Since Japan’s 2011 earthquake and tsunami, and the subsequent meltdown of Tokyo Electric’s Fukushima Dai-Ichi nuclear power plant, fishing off the Fukushima coast has been severely limited. Damage to fishing infrastructure, government-imposed restrictions on fishing, and difficulty trawling due to debris on the seafloor have effectively created a marine protected area, bolstering populations of Pacific cod and Japanese flounder. Time will tell if these favorable conditions last – the Japanese government has already begun to allow limited fishing in the area, and local fisherman are beginning to rebuild their trade.
4 Joint Base Lewis-McChord, United States
Artillery training at the Lewis-McChord Army and Air Force Base requires large stretches of undeveloped land. As a result, this Washington State base protects some of the last intact swaths of lowland prairies, wetlands, and forests that used to be prevalent in the Puget Sound region. The base employs biologists to help monitor and protect the flora and fauna present on site, which includes species such as the western gray squirrel, listed as threatened in the state. Throughout the country, the US Department of Defense manages more than 28 million acres that provide habitat for over 400 threatened or endangered species.
5 Former Iron Curtain, Europe
The corridor that served as a military patrol zone between the Soviet Union and the rest of Europe during the Cold War is now part of a proposed European Green Belt to protect important wildlife habitat. During the Cold War years, people were relocated from this zone, which stretches from the Barents Sea in Northern Europe south to the Black Sea. Today, the corridor is composed of a mix of national parks and other protected areas, and provides habitat for rare species like bats, woodpeckers, and eagles.
6 Korean Demilitarized Zone
After the Korean War ended in 1953, a demilitarized zone was demarcated to divide the Korean Peninsula roughly in half along an established cease-fire line and create a buffer between North Korea and South Korea. By design, the heavily land-mined area has remained largely free from human activity, making it a refuge for animals such as the Asian black bear, whose habitat has been reduced by development elsewhere. Other species that have had difficulty surviving in an increasingly developed Asia may also be present here, but the political climate and dangerous on-the-ground conditions have limited scientists’ ability to search for and document them.
compiled by Erin Banks Rusby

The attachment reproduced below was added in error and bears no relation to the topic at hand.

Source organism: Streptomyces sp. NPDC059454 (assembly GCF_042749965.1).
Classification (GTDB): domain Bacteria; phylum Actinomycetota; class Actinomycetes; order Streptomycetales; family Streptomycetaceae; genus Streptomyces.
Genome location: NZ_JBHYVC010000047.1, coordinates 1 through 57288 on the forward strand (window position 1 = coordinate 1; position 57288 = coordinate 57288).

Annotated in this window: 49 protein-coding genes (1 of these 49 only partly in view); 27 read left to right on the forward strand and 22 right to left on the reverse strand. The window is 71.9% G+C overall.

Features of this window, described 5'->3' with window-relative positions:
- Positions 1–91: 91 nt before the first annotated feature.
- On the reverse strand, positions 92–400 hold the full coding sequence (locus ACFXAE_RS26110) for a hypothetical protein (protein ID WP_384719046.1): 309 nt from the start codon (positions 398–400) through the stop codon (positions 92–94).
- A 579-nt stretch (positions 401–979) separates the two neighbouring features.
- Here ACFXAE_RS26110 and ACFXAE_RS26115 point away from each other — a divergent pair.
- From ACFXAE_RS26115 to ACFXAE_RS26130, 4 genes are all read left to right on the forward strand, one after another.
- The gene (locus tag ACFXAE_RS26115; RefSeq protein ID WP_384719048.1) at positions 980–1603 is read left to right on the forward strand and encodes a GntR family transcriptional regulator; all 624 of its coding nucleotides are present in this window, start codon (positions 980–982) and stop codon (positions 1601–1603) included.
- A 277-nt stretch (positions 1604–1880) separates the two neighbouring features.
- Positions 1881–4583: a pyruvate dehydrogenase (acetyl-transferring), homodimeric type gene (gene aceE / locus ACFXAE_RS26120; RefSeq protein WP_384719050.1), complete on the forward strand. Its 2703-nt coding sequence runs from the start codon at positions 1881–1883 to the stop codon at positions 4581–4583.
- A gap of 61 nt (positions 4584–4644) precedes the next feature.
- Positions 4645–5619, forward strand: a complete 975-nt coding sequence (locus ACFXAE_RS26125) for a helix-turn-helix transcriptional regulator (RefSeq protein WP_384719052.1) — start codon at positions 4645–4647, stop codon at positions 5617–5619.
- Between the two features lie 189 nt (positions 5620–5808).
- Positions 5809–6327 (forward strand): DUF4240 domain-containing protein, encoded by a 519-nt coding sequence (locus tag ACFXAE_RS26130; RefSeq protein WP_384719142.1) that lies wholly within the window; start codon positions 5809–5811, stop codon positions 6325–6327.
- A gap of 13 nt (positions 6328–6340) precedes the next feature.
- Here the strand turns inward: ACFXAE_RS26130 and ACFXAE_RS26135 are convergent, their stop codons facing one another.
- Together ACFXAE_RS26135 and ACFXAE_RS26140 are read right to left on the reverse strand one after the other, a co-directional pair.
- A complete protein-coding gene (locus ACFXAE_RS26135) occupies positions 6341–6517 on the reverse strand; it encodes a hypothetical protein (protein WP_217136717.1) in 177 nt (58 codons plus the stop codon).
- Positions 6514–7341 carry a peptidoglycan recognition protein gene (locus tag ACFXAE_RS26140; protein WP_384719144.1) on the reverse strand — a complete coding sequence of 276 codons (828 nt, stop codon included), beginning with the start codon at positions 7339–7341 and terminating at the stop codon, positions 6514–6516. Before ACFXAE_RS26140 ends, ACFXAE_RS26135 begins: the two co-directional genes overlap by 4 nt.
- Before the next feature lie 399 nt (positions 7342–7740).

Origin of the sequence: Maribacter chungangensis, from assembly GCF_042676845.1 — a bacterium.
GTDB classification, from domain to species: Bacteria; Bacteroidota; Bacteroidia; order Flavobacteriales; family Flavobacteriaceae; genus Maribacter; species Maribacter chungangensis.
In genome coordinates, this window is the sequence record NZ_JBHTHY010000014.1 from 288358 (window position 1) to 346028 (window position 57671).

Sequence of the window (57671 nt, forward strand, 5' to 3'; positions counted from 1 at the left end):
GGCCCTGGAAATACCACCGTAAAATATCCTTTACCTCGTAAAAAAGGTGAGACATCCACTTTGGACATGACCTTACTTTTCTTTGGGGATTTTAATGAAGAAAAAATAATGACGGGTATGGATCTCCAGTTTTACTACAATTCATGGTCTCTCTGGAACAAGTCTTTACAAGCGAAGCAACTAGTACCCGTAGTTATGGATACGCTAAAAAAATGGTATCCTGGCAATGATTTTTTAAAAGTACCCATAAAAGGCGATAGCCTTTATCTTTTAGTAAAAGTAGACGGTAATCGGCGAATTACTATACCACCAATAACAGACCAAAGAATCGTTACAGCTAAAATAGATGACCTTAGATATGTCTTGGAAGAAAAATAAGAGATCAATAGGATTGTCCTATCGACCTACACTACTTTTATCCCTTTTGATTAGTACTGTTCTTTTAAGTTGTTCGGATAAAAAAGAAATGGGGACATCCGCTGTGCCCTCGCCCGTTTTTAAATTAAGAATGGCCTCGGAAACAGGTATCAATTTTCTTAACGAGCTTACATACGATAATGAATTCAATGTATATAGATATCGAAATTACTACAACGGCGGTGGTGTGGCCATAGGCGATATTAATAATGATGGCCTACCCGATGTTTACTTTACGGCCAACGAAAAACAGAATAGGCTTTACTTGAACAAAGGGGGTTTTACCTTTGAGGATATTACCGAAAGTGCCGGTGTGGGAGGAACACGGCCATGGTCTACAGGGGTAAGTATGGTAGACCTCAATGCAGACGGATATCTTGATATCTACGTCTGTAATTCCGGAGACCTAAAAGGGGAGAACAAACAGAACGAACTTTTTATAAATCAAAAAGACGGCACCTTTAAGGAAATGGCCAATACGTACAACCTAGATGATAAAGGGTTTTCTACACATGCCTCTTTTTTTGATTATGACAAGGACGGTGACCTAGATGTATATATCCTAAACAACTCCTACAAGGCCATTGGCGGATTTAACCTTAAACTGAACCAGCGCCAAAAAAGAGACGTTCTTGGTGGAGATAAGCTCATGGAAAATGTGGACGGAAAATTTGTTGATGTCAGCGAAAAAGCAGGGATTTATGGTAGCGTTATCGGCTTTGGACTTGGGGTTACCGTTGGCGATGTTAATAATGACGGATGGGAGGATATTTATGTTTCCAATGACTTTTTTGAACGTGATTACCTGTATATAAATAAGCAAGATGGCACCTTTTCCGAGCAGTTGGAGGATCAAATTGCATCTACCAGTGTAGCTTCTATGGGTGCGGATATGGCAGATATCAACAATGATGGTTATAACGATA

Magic Dust from Afar
Northern California’s sky-scraping sequoias inspire the awe of visitors from all over the world. These giant trees would likely not have achieved their towering heights without a key ingredient from a far-off foreign land – dust.
Scientists have found that dust from the Gobi Desert in Asia is providing more phosphorous for plants in California, including giant sequoias, than previously thought. Phosphorus, along with nitrogen and carbon, is crucial to the survival of life on Earth. Plants, which need it to develop strong roots and thrive, usually source it from bedrock that is broken down into soil over geologic time. But the mineral is a scarce resource in the Sierra Nevada mountain range soils.
“In recent years it has been a bit of a mystery how all these big trees have been sustained in this ecosystem without a lot of phosphorus in the bedrock. This work begins to unravel that mystery and show that dust may be shaping this iconic California ecosystem,” says Emma Aronson, an assistant professor of plant pathology and microbiology at University of California (UC), Riverside, who along with a team of researchers from the University of Michigan, the University of Wyoming, and UC Merced, analyzed dust samples collected from four locations in the Sierra Nevada mountains. Their findings were published in a recent issue of Nature Communications.
Plant researchers have speculated in the past that the trees in this region were likely getting their phosphorous fix from dust blown in from elsewhere, especially other parts of state. The mountain range does get some dust from California’s Central Valley, especially at lower elevations. But Aronson and her team found that at higher elevations, 45 percent of the dust seems to be riding in on the jet stream across the Pacific Ocean all the way from the Gobi Desert, a vast, arid region along the border of northern China and Mongolia, some 6,000 miles from the Northern California coast.
Understanding the importance of dust, which is sensitive to changes in climate and land use, is crucial for predicting how ecosystems will respond to global warming and greater use of the land. The study may help scientists predict the impacts of climate change, which is expected to increase the frequency and intensity of droughts and create more desert conditions around the world, including in California. If that happens, based on these findings, scientists expect a lot more dust moving in the atmosphere, and likely bringing phosphorus and important nutrients to far-flung mountainous ecosystems.